If there's anything odd about the controls as a whole, it’s the inclusion of motion controls. The Switch is capable of highly precise motion controls, resulting in generally positive experiences. But the implementation in Odyssey is downright strange. Motions are first thrown at you by teaching you to throw Cappy with a flick of the Joy-con or Pro Controller, which can be executed the same with the button. The exception, upward, downward, and spin throws all use a directional flick. Although, each can be done though roundabout ways without motion, except for the upward toss of the cap. Furthermore, shaking the controller often can perform an action of a capture target better than the button equivalent. It’s simply an odd decision, but the game can be played completely without the motion controls if they aren’t your thing. Yet to my distaste, the best experience is found within their use.
The levels in Odyssey, known as Kingdoms, are large sandbox playgrounds that evolve over time. Through the story, Kingdoms act as semi-linear levels with objectives leading to a boss battle. During which, there is still freedom, as Mario can freely explore any accessible areas to obtain the main collection objective, the Power Moons. Moons are obtained in loads of ways from simply finding a route to reach one that’s visible, completing sublevels with platforming challenges or puzzles, or completing an overworld task.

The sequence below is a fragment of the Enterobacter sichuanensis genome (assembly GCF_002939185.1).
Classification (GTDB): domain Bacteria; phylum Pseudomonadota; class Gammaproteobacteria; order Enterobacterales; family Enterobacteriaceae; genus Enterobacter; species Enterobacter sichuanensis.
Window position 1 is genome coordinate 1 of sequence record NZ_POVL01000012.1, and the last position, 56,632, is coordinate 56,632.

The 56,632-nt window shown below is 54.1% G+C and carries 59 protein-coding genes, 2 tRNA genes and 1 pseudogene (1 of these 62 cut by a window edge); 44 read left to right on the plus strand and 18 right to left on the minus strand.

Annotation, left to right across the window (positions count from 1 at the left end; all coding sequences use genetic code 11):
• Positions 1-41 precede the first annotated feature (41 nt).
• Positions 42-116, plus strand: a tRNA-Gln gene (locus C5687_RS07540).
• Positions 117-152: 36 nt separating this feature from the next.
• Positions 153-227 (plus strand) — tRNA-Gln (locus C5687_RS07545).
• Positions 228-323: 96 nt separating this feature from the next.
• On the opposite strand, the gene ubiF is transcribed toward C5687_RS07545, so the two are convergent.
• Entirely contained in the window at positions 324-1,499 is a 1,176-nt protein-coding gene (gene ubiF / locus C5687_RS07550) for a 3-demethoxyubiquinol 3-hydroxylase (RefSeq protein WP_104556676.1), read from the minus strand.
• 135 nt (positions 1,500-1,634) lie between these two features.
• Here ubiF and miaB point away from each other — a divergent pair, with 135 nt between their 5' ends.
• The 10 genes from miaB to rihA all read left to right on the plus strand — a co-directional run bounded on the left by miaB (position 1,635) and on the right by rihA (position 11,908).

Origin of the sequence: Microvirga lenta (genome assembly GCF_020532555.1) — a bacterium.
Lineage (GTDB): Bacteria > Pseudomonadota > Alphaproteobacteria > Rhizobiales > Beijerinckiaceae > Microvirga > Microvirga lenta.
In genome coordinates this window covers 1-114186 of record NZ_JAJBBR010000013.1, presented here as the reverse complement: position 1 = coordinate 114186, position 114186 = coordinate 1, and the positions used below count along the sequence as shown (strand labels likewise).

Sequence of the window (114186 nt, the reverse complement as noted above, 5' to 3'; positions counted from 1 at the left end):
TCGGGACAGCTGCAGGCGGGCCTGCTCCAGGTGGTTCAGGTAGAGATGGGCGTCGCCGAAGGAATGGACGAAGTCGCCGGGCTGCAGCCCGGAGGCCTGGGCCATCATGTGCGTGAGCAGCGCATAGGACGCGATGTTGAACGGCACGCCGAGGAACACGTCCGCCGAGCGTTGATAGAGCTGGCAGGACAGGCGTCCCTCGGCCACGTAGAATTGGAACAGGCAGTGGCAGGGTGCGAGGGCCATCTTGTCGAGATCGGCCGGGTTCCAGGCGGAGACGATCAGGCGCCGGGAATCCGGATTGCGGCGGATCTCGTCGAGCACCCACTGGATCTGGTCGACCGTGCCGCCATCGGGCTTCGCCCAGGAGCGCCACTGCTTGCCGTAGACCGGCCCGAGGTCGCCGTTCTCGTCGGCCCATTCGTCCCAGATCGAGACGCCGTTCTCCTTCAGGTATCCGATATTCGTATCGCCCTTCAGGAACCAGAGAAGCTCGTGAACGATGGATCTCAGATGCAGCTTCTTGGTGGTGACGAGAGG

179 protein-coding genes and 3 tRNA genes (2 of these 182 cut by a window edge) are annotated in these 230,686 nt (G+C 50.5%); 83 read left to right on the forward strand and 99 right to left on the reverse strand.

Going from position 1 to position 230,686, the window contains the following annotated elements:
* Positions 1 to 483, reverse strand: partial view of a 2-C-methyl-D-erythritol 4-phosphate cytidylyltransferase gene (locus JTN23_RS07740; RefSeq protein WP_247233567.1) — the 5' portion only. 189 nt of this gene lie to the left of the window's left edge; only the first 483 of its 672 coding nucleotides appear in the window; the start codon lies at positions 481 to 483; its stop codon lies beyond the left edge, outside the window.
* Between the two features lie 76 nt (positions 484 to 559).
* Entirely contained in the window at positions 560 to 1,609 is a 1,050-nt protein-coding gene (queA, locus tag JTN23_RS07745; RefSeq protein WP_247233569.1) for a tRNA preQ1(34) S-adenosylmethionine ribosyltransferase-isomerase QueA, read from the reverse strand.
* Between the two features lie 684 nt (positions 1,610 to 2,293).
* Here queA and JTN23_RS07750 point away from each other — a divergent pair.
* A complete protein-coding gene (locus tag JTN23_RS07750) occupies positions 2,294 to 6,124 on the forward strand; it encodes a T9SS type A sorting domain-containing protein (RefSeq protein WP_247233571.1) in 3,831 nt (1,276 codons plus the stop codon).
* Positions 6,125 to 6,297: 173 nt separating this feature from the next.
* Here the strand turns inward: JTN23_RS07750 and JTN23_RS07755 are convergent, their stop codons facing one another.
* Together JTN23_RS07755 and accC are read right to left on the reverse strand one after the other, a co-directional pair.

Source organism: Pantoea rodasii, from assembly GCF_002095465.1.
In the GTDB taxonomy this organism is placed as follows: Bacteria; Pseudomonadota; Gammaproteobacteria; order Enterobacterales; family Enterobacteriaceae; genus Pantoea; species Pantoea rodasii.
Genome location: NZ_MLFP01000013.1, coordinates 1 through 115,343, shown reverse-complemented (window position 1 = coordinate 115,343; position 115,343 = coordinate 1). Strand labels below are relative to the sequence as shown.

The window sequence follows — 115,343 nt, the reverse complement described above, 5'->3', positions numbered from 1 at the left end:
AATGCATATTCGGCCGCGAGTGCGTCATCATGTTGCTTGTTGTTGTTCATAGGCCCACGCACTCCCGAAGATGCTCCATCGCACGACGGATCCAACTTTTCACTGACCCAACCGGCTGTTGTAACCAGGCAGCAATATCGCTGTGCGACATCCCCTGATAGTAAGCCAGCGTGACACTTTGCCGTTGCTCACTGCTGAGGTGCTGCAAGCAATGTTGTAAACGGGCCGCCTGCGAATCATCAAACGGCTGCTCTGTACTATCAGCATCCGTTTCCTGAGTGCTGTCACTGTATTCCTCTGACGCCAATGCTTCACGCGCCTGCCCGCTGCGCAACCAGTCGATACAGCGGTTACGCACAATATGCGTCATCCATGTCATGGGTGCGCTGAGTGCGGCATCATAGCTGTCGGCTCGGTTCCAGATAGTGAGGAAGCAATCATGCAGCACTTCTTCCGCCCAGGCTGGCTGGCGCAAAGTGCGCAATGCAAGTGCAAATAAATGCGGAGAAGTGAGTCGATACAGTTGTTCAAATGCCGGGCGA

Each of the numerous kingdoms contain a ludicrous density of things to do with a constant, satisfying collection of Power Moons and region exclusive Purple coins. A Crazy Cap store occupies every Kingdom, allowing Mario to purchase countless costumes with Purple Coins to dress up Mario, and souvenirs/stickers to decorate the Odyssey. Costumes, while being simply cosmetic changes for the most part, are fantastic fun to collect. They add a special charm to modifying Mario to look the part, while also being required for a few specific moons in each Kingdom.